“Not Grieving Properly”


Last night a friend made a comment to me about how he was surprised that I wasn’t falling apart.

At the memorial I shed a few stray tears but that was it. Observing myself, I felt a little self conscious about it, like people would be judging me for not being a total mess.

I have always been good at compartmentalizing. My therapist once said that I was a high functioning severely depressed person….and that was because I had to be. Noah still had to eat, even if I didn’t want to get out of bed.

And the thing is, as much as I’d love to just lay around and do nothing, life goes on. I’ve already missed a week of work and I won’t get baby cheques this month, so that’s approximately a $1000 difference (including tips) in my income this month. Missing two whole weeks of work to wallow doesn’t help to pay my bills. Starting next month, I have to start paying Caleb for half of the things he’s still paying for (car insurance, cell phone bill, life insurance, Blue Cross, etc etc), and that doesn’t just suddenly go away because of a traumatic event in our family.

You can’t cry 24/7. You can’t let your grief consume your life. There is no “moving on” or “getting over it”….I’ll be grieving for the rest of my life. But as it’s always been, random things will hit me in  a certain way and now it’s two stabs in the heart instead of one. Typically it falls under the categories of “things I can’t do with Noah” (that typical children can do or would enjoy), and that’s now compounded with “things I’ll never do with Noah”.

I’m still going to do weird things like cuddle his urn on the couch when I’m alone watching TV, and I’m not afraid of putting that out on the internet and for people to know about it, but for the most part I am going to seem like I am holding it together. I can’t fall apart at work, my job involves customer service and putting a smile on my face. I may have a moment or seven where I’ll have to step into the kitchen to collect myself before going to my table (this has already happened prior to Noah’s passing), but for the most part, I will have to keep it together just to function like a normal human.

Grief is complex and it comes in cycles, I already know this from years of mourning the child that I expected to have. And some of that grief came from worrying about things that I now don’t have to worry about…like him being abused, mistreated, bullied, etc. So some of my previous grief is gone and I’ve gotten some closure in that sense. But now there is a new grief, and it’s one I’m obviously not familiar with, as I’ve never lost a child (in the literal sense) before.

It’s strange and bizarre and surreal, and I’m trying to live with it the best that I can.

 

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5 thoughts on ““Not Grieving Properly”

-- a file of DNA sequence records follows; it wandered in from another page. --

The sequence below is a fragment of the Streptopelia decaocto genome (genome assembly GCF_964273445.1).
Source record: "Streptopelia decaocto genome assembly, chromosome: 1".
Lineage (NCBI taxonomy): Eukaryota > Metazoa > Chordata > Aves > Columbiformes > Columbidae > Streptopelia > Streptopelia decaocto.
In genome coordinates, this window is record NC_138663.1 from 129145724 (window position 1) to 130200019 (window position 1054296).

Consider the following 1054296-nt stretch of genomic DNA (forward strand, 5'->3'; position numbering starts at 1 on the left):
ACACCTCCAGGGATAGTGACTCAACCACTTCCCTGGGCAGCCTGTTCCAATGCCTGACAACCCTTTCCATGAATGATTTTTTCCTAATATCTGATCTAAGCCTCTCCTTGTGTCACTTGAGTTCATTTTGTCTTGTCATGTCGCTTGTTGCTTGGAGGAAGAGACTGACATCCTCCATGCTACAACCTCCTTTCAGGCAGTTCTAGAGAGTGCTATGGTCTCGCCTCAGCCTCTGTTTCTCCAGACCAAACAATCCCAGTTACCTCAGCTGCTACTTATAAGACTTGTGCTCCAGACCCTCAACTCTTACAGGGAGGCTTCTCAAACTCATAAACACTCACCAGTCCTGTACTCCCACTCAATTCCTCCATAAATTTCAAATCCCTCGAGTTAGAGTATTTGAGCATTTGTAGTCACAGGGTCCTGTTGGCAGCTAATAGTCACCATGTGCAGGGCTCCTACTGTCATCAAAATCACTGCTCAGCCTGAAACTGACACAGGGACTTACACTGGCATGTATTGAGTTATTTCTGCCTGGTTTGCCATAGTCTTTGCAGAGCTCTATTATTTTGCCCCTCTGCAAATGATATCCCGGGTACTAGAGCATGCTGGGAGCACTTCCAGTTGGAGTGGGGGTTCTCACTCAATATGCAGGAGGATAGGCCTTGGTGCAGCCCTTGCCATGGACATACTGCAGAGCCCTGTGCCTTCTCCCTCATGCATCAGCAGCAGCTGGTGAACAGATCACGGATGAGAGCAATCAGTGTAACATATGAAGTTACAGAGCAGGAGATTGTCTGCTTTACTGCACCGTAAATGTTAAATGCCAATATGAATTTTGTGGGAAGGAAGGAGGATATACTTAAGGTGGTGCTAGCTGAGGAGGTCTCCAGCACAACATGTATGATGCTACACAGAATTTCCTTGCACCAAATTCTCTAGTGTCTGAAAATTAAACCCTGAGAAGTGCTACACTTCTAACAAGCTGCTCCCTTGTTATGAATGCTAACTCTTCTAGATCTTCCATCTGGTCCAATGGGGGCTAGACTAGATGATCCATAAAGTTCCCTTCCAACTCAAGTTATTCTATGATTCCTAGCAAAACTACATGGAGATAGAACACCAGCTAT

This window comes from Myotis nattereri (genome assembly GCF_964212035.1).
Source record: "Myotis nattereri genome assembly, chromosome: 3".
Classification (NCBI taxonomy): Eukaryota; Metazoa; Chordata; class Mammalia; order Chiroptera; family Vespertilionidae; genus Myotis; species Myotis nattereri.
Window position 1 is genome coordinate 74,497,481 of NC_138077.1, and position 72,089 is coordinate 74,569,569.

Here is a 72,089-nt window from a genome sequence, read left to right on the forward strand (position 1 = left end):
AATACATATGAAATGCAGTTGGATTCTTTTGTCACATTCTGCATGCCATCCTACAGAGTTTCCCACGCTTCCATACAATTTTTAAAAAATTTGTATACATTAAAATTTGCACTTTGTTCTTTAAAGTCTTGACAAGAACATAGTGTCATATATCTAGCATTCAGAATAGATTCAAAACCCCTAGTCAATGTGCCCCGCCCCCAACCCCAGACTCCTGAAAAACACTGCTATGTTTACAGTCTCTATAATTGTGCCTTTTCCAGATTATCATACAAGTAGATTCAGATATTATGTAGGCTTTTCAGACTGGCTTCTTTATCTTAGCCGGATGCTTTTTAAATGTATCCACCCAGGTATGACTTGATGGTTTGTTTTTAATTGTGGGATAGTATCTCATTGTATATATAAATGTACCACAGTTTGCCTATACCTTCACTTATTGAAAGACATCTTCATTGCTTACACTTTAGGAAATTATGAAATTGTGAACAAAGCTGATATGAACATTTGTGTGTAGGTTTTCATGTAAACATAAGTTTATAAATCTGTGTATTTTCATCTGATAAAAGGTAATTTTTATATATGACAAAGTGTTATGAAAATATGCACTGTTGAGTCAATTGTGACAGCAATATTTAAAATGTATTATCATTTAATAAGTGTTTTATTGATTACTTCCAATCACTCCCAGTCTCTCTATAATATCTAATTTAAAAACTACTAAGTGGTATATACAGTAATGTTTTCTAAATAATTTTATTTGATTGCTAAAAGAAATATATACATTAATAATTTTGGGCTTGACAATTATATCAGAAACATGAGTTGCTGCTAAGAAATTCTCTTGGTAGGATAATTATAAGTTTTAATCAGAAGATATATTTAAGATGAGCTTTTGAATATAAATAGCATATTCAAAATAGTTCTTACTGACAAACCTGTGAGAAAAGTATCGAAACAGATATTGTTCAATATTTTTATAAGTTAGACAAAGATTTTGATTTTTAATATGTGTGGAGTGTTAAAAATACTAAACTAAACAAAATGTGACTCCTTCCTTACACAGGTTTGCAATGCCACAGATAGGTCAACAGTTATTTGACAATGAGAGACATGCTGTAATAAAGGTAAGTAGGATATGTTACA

1. There is no correct way to grieve and the only thing is to try not to hurt yourself or anyone, which you already know because you have been dealing with more grief than most for years.

    There are people who will get this and some who won’t. Your friend was able to express what he felt and he may be open to gaining some understanding. If so, then he may be o n e of those who gets it in time, which m at help the next person he observes who is grieving.

    You are certainly hurting no one when you hold that urn.

  2. There is no “right ” or “wrong” when it comes to grieving. What ever works for you is “right” for you. We all grieve differently…no one has the right to pass judgement on how you should feel. Only you know how you feel. Yah, sure, we can empathize or sympathize with your particular situation…but no one should be criticising or ridiculing how you are dealing with your grief. You are bang on, when you say you will be grieving in one form or another for the rest of your life. If, you feel like crying, cry. If, you feel angry, be angry…yell and scream until you can’t any more if that’s what you need to do. Laugh, smile and be happy remembering the “good moments” or the incredible milestones that you have already achieved!!! Sometimes, yes, these “moments” will become overwhelming and you’ll need a minute or two, so what…take your “moment” and carry on. There usually is no warning and there are a million different things that will trigger your emotions. (I’m sure you’re already familiar with how this works). You have these feelings because of love and caring…NOT from not loving or caring. Even you my dear are human… although, you are a “super strong woman”, and have endured more in five years then most will see in an entire lifetime. Please do not let anyone allow you to feel any differently.

    If you haven’t already, start running again (not necessarily competing) but running for you. Allow your family and friends to help when needed. Lean on them as often as you need too…that’s why they are there:) Never be ashamed or self conscious of your emotions or lack there of…you are doing what you need to do!! One step and one day at a time!!!!

  3. My heart hurt when I heard of Noah’s passing. The kind of hurt a mother has for another mother – I have watched your story on this blog and via facebook. I have seen you evolve into a fierce woman – the kind who has overcome challenges and who has been growing to be better than who she was the day before. In 5 years, you have known more than many grow to know in decades of living. Noah’s gift, the one that survives, is all that he taught you in those 5 short years – it is the legacy of survival. Grieve – do not look at it as something with a deadline, but rather as something that will become a part of who you are just as being “Noah’s mother” has become part of who you are – feel broken, but know that you will mend, in your own way, on your own time. Broken hearts do not know “proper” – and sometimes all that is needed is mere survival.

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